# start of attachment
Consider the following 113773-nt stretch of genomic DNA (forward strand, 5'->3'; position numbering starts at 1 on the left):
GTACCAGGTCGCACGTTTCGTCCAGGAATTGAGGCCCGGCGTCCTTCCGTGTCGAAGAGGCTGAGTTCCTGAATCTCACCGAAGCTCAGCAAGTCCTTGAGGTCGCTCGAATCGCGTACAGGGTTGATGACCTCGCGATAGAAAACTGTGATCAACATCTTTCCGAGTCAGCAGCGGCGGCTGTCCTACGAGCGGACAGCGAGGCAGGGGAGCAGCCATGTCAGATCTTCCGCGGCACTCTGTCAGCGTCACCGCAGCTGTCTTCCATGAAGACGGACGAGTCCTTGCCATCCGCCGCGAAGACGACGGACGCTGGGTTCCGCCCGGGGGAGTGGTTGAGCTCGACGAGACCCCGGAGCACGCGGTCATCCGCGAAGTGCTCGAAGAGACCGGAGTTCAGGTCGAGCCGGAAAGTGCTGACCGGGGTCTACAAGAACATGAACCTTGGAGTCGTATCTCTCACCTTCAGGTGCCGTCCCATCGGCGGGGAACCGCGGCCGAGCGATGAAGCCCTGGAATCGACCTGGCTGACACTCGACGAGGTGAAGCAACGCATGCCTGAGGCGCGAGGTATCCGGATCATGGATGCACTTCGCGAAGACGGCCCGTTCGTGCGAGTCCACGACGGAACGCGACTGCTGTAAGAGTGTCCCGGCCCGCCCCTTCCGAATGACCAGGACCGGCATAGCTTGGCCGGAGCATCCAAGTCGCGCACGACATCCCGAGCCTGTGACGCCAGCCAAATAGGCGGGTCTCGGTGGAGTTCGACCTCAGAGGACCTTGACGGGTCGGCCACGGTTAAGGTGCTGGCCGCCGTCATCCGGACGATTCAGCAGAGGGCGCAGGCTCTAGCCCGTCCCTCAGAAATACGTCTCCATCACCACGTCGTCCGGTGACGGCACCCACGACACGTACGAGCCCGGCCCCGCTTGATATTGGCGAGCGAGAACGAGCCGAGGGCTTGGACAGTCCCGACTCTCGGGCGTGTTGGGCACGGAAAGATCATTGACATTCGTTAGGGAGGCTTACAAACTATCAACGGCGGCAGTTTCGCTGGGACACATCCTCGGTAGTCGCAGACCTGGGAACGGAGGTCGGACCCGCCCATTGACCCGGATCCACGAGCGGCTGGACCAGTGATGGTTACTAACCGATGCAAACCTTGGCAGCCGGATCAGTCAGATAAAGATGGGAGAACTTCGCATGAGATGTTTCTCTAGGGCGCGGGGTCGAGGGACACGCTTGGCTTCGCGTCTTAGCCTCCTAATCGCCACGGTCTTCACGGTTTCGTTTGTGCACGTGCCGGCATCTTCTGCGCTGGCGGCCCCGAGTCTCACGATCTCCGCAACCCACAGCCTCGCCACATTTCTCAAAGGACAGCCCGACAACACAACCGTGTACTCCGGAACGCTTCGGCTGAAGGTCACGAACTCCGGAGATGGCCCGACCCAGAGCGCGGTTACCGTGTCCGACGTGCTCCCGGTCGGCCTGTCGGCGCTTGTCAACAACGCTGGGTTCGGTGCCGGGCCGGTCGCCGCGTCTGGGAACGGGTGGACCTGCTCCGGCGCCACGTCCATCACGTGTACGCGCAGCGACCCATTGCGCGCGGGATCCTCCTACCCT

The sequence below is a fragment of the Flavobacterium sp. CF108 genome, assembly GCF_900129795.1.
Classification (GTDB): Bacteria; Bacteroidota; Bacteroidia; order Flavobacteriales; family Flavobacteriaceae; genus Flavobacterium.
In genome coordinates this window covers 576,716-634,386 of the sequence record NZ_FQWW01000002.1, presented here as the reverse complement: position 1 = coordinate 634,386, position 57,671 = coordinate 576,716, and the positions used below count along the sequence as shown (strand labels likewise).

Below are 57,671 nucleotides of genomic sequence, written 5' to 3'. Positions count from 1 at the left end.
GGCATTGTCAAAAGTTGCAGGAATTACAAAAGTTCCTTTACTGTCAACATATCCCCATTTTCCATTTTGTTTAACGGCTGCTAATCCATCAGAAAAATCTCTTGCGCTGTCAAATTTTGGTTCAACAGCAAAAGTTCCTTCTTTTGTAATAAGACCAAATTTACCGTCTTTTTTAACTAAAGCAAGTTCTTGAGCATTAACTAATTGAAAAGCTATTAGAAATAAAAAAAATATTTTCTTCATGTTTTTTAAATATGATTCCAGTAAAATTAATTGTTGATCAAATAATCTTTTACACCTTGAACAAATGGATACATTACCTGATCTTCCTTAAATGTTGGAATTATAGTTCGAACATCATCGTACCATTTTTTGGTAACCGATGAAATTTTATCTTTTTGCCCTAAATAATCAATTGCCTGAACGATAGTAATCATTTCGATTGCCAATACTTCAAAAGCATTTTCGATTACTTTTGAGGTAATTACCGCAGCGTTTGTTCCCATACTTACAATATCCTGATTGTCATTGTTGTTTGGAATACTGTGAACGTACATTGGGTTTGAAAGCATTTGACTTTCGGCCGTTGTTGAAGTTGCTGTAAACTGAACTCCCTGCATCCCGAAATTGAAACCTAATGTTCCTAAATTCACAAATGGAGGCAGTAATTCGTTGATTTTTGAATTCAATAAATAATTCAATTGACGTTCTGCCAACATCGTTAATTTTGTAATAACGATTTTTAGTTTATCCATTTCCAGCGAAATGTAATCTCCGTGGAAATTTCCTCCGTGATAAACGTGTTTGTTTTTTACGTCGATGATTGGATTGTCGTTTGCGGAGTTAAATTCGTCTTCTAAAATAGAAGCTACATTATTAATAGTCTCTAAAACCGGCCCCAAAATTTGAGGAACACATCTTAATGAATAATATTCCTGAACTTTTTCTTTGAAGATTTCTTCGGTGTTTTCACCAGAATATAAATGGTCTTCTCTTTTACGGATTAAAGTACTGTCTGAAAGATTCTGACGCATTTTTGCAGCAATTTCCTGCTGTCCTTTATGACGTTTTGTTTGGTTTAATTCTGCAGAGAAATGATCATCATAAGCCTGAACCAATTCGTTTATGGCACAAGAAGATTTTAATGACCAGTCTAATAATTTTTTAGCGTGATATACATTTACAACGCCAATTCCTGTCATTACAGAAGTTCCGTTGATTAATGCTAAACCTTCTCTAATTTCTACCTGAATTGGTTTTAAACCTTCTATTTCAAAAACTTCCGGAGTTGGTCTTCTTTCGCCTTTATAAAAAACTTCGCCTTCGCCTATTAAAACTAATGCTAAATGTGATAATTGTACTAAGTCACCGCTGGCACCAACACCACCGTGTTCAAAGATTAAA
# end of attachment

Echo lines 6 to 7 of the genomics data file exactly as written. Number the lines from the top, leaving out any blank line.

Below are 57,671 nucleotides of genomic sequence, written 5' to 3'. Positions count from 1 at the left end.
GGCATTGTCAAAAGTTGCAGGAATTACAAAAGTTCCTTTACTGTCAACATATCCCCATTTTCCATTTTGTTTAACGGCTGCTAATCCATCAGAAAAATCTCTTGCGCTGTCAAATTTTGGTTCAACAGCAAAAGTTCCTTCTTTTGTAATAAGACCAAATTTACCGTCTTTTTTAACTAAAGCAAGTTCTTGAGCATTAACTAATTGAAAAGCTATTAGAAATAAAAAAAATATTTTCTTCATGTTTTTTAAATATGATTCCAGTAAAATTAATTGTTGATCAAATAATCTTTTACACCTTGAACAAATGGATACATTACCTGATCTTCCTTAAATGTTGGAATTATAGTTCGAACATCATCGTACCATTTTTTGGTAACCGATGAAATTTTATCTTTTTGCCCTAAATAATCAATTGCCTGAACGATAGTAATCATTTCGATTGCCAATACTTCAAAAGCATTTTCGATTACTTTTGAGGTAATTACCGCAGCGTTTGTTCCCATACTTACAATATCCTGATTGTCATTGTTGTTTGGAATACTGTGAACGTACATTGGGTTTGAAAGCATTTGACTTTCGGCCGTTGTTGAAGTTGCTGTAAACTGAACTCCCTGCATCCCGAAATTGAAACCTAATGTTCCTAAATTCACAAATGGAGGCAGTAATTCGTTGATTTTTGAATTCAATAAATAATTCAATTGACGTTCTGCCAACATCGTTAATTTTGTAATAACGATTTTTAGTTTATCCATTTCCAGCGAAATGTAATCTCCGTGGAAATTTCCTCCGTGATAAACGTGTTTGTTTTTTACGTCGATGATTGGATTGTCGTTTGCGGAGTTAAATTCGTCTTCTAAAATAGAAGCTACATTATTAATAGTCTCTAAAACCGGCCCCAAAATTTGAGGAACACATCTTAATGAATAATATTCCTGAACTTTTTCTTTGAAGATTTCTTCGGTGTTTTCACCAGAATATAAATGGTCTTCTCTTTTACGGATTAAAGTACTGTCTGAAAGATTCTGACGCATTTTTGCAGCAATTTCCTGCTGTCCTTTATGACGTTTTGTTTGGTTTAATTCTGCAGAGAAATGATCATCATAAGCCTGAACCAATTCGTTTATGGCACAAGAAGATTTTAATGACCAGTCTAATAATTTTTTAGCGTGATATACATTTACAACGCCAATTCCTGTCATTACAGAAGTTCCGTTGATTAATGCTAAACCTTCTCTAATTTCTACCTGAATTGGTTTTAAACCTTCTATTTCAAAAACTTCCGGAGTTGGTCTTCTTTCGCCTTTATAAAAAACTTCGCCTTCGCCTATTAAAACTAATGCTAAATGTGATAATTGTACTAAGTCACCGCTGGCACCAACACCACCGTGTTCAAAGATTAAA